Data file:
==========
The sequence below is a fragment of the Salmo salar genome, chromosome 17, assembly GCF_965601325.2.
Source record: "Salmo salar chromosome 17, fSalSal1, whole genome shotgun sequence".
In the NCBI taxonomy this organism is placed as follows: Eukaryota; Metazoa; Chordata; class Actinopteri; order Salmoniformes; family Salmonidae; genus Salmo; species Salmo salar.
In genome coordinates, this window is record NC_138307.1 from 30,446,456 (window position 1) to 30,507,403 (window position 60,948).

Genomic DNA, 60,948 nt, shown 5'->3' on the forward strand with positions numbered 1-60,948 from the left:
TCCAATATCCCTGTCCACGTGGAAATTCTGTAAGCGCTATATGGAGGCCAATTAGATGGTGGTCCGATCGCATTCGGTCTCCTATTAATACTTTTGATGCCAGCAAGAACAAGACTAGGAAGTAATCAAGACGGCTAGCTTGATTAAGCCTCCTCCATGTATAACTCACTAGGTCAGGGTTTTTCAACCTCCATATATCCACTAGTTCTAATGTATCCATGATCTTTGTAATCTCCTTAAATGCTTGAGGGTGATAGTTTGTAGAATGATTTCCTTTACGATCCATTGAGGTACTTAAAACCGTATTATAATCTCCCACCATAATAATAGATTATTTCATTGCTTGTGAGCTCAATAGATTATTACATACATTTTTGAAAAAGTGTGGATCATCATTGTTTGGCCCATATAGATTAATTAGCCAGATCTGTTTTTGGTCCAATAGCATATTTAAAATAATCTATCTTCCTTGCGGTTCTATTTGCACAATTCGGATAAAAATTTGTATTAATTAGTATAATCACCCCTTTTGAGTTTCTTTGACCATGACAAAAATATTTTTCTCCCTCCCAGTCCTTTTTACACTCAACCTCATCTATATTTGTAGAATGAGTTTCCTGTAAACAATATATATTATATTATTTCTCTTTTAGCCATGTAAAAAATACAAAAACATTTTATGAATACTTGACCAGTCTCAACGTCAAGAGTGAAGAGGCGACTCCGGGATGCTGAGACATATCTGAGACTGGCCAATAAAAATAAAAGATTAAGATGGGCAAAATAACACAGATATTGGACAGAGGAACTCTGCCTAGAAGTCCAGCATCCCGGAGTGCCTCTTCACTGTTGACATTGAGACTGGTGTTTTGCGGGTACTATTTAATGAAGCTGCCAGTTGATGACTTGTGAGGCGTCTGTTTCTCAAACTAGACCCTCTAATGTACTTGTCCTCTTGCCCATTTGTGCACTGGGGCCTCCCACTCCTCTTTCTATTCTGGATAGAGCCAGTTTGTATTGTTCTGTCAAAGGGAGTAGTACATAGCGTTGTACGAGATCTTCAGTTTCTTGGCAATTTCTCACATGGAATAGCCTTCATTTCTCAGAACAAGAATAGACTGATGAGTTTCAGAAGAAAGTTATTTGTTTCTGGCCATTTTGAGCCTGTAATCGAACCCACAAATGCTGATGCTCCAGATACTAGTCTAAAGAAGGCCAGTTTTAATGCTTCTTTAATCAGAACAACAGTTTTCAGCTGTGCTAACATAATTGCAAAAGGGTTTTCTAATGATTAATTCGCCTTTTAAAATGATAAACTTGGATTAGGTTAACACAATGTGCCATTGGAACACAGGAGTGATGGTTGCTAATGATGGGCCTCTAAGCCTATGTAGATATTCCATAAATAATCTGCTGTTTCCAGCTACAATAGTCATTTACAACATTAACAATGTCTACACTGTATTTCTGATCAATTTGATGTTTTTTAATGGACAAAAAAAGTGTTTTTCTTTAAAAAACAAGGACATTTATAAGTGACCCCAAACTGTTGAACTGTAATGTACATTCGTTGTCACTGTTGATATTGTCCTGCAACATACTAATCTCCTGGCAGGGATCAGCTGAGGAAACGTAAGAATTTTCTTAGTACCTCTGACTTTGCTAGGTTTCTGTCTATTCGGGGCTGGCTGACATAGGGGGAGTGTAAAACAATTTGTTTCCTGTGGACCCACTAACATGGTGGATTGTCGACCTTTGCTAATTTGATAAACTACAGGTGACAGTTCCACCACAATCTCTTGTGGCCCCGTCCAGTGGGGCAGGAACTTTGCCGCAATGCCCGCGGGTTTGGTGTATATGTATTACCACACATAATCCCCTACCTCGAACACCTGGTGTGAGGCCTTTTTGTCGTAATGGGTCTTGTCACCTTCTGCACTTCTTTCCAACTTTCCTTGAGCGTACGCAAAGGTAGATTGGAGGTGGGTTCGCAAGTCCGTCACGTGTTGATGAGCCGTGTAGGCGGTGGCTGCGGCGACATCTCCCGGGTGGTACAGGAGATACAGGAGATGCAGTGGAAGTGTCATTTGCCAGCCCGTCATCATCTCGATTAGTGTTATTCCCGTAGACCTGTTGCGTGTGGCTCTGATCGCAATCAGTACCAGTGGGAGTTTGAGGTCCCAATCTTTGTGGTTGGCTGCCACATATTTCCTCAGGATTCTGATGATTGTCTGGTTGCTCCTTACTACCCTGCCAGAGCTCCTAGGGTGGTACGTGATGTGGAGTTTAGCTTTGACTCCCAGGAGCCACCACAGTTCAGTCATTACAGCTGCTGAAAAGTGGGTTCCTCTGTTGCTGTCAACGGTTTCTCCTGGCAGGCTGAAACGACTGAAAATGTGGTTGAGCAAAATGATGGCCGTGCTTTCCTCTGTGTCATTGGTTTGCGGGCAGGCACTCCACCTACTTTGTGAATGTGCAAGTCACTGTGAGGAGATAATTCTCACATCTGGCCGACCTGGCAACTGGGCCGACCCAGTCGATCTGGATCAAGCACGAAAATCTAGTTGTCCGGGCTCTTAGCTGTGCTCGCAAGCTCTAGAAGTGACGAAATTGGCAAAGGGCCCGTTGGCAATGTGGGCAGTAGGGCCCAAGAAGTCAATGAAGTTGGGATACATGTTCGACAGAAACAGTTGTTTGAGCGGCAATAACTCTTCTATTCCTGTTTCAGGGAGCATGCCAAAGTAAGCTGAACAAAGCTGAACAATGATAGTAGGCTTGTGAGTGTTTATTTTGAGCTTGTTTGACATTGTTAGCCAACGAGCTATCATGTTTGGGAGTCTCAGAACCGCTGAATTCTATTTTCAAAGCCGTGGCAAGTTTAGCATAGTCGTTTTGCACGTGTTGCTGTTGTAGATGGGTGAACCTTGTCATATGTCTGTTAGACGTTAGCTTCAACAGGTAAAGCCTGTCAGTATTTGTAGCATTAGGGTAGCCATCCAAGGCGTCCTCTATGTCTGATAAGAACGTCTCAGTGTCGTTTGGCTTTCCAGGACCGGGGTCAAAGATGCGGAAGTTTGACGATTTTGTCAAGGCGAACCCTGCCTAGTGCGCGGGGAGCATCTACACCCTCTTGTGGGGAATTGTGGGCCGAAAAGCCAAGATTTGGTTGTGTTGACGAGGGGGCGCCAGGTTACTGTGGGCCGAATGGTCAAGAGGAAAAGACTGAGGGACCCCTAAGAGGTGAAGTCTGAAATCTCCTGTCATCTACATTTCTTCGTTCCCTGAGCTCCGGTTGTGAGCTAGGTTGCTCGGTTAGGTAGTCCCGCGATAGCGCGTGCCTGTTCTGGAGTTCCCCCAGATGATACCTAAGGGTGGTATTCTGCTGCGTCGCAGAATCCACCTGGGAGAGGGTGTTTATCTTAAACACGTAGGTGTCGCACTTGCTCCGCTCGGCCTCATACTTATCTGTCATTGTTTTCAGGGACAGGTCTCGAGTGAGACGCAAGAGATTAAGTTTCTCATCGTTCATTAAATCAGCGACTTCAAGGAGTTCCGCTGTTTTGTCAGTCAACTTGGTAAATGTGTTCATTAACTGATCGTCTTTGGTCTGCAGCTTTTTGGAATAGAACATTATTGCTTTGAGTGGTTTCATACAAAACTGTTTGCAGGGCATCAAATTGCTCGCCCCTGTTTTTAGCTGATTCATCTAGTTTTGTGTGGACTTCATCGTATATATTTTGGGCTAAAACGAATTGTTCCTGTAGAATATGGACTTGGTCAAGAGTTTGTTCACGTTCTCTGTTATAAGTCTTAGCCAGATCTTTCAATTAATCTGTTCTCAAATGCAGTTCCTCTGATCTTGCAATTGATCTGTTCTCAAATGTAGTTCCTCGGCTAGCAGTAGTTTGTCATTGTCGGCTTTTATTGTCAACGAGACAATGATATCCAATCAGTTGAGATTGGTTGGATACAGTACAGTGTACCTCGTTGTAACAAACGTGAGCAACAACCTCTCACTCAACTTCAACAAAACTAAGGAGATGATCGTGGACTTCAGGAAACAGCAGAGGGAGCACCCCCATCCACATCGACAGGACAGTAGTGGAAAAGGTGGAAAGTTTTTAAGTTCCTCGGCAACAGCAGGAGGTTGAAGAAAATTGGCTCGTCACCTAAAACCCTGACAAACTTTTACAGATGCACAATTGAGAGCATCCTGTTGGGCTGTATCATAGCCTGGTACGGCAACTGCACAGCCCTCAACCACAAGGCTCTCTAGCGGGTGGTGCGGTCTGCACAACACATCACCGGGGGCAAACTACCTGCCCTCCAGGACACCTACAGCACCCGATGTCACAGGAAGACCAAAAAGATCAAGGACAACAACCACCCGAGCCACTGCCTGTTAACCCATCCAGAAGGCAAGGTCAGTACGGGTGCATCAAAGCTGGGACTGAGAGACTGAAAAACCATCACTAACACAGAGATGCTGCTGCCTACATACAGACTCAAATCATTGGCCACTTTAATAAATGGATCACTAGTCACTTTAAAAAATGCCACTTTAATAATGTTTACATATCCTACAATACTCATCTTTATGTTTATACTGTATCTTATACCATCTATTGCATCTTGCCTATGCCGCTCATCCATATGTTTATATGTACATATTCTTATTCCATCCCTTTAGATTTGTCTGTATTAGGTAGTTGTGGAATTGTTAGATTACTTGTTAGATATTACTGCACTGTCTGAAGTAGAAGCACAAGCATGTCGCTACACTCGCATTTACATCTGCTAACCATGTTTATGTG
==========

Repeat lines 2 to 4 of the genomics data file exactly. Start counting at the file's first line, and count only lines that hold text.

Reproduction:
Source record: "Salmo salar chromosome 17, fSalSal1, whole genome shotgun sequence".
In the NCBI taxonomy this organism is placed as follows: Eukaryota; Metazoa; Chordata; class Actinopteri; order Salmoniformes; family Salmonidae; genus Salmo; species Salmo salar.
In genome coordinates, this window is record NC_138307.1 from 30,446,456 (window position 1) to 30,507,403 (window position 60,948).